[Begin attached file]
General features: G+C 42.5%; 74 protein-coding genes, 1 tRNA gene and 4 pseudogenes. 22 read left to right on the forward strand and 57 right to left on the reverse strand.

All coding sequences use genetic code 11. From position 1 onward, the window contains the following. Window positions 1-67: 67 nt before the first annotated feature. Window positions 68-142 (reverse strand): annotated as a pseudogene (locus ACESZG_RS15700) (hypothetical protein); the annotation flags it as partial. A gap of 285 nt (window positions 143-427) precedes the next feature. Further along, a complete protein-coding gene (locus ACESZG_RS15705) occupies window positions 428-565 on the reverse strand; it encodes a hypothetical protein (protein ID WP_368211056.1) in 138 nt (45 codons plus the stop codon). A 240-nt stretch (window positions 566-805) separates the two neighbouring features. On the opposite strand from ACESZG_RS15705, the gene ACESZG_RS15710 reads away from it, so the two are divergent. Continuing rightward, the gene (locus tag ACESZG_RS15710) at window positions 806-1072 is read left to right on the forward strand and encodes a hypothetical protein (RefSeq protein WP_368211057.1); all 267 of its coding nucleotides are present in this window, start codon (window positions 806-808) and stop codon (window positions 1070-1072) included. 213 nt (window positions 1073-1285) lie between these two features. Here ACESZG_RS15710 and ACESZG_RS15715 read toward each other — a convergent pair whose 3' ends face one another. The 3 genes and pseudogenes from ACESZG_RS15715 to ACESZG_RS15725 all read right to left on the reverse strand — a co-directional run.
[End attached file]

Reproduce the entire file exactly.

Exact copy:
General features: G+C 42.5%; 74 protein-coding genes, 1 tRNA gene and 4 pseudogenes. 22 read left to right on the forward strand and 57 right to left on the reverse strand.

All coding sequences use genetic code 11. From position 1 onward, the window contains the following. Window positions 1-67: 67 nt before the first annotated feature. Window positions 68-142 (reverse strand): annotated as a pseudogene (locus ACESZG_RS15700) (hypothetical protein); the annotation flags it as partial. A gap of 285 nt (window positions 143-427) precedes the next feature. Further along, a complete protein-coding gene (locus ACESZG_RS15705) occupies window positions 428-565 on the reverse strand; it encodes a hypothetical protein (protein ID WP_368211056.1) in 138 nt (45 codons plus the stop codon). A 240-nt stretch (window positions 566-805) separates the two neighbouring features. On the opposite strand from ACESZG_RS15705, the gene ACESZG_RS15710 reads away from it, so the two are divergent. Continuing rightward, the gene (locus tag ACESZG_RS15710) at window positions 806-1072 is read left to right on the forward strand and encodes a hypothetical protein (RefSeq protein WP_368211057.1); all 267 of its coding nucleotides are present in this window, start codon (window positions 806-808) and stop codon (window positions 1070-1072) included. 213 nt (window positions 1073-1285) lie between these two features. Here ACESZG_RS15710 and ACESZG_RS15715 read toward each other — a convergent pair whose 3' ends face one another. The 3 genes and pseudogenes from ACESZG_RS15715 to ACESZG_RS15725 all read right to left on the reverse strand — a co-directional run.